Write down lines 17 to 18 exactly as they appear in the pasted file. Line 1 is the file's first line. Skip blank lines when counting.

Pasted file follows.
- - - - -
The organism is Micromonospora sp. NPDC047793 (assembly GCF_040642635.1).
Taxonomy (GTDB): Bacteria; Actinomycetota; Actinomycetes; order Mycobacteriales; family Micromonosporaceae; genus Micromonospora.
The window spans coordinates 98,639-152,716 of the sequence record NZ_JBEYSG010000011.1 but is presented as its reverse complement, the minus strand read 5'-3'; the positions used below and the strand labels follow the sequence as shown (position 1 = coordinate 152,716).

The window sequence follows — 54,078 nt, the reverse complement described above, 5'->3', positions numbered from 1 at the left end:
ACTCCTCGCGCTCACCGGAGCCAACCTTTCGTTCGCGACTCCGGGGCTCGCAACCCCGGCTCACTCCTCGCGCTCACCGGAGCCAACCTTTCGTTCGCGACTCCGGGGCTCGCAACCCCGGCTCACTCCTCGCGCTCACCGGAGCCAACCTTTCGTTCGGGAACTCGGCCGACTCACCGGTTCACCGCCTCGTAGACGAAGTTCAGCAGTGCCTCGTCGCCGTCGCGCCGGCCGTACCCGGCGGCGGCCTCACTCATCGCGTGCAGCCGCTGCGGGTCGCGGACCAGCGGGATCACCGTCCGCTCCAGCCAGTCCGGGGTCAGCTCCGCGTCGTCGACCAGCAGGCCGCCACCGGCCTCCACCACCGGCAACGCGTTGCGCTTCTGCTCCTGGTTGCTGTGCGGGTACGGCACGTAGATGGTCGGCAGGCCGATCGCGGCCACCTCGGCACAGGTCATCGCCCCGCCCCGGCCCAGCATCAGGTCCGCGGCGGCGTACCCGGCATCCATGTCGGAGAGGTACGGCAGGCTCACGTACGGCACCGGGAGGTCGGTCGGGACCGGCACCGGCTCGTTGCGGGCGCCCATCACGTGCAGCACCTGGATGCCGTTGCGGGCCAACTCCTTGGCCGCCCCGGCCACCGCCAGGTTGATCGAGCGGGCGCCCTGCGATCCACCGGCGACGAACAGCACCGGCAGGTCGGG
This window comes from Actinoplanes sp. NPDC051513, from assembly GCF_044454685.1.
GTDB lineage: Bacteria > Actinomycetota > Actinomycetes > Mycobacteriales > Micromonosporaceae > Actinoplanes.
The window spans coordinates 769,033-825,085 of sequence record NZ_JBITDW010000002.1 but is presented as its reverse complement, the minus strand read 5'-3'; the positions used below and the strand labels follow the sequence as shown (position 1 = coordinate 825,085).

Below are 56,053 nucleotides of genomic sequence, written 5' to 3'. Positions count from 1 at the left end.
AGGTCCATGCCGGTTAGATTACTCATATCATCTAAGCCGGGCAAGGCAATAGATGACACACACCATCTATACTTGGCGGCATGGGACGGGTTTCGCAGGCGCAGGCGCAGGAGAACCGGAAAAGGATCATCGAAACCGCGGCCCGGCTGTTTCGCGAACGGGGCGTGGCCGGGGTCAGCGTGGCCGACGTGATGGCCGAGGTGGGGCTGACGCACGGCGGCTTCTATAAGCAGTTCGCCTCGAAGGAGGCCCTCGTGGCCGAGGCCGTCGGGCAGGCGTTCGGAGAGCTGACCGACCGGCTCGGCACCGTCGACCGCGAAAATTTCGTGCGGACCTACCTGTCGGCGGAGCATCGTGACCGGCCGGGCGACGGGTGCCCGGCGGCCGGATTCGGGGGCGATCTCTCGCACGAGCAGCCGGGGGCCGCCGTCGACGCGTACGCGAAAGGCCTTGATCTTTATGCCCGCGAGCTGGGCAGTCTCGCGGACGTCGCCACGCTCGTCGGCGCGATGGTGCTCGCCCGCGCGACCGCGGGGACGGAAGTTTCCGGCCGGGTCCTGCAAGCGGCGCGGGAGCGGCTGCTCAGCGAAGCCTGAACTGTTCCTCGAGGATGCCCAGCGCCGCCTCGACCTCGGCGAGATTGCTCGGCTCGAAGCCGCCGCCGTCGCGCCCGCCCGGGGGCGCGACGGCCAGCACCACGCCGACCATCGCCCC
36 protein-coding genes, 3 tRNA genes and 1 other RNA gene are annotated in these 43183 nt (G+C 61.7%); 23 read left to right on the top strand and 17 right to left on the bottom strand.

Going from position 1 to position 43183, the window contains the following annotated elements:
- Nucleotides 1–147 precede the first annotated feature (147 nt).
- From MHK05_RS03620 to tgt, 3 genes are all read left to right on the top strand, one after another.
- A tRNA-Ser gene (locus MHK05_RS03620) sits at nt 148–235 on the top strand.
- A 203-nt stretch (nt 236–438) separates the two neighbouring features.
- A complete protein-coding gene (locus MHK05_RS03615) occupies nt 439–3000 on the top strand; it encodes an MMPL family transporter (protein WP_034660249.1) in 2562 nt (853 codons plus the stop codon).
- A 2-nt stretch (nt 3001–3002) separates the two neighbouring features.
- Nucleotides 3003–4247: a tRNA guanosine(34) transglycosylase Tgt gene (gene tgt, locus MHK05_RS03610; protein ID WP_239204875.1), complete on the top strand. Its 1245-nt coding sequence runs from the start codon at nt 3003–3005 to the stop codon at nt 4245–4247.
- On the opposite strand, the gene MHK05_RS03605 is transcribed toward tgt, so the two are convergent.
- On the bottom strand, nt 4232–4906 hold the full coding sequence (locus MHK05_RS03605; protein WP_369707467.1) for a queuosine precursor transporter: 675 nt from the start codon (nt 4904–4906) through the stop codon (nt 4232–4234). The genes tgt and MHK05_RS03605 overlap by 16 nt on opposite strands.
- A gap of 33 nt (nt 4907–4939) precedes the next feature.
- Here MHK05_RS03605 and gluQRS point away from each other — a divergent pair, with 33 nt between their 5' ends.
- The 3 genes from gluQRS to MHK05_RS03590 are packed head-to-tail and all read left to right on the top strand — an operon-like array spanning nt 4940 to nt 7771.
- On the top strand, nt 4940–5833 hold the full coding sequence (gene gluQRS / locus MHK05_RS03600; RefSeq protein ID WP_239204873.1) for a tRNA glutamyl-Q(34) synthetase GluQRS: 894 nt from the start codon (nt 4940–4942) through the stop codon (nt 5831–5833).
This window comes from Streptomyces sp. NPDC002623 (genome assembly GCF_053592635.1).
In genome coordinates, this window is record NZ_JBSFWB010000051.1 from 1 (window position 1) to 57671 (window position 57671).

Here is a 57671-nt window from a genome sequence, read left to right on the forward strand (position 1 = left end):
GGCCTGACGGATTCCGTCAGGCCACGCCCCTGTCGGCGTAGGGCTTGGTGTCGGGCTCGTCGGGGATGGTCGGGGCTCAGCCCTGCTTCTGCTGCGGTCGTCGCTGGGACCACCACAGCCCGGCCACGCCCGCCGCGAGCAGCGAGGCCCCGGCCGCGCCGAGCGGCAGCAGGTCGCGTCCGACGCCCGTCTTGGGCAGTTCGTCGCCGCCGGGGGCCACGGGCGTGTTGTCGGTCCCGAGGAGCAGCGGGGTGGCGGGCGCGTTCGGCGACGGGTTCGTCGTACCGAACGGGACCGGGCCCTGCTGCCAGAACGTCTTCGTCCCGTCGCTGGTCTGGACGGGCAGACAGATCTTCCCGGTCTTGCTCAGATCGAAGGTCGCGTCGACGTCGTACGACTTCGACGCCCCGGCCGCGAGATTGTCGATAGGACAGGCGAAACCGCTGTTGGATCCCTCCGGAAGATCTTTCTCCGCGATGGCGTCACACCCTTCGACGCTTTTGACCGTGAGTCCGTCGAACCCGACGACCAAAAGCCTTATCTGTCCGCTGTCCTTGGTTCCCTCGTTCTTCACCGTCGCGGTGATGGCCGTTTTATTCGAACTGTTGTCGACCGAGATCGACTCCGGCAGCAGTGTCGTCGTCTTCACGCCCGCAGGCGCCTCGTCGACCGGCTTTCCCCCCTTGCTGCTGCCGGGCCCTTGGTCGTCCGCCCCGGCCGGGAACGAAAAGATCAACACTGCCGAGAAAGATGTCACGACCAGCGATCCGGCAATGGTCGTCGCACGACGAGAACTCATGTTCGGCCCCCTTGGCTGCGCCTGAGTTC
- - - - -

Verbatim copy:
- A complete protein-coding gene (locus MHK05_RS03615) occupies nt 439–3000 on the top strand; it encodes an MMPL family transporter (protein WP_034660249.1) in 2562 nt (853 codons plus the stop codon).
- A 2-nt stretch (nt 3001–3002) separates the two neighbouring features.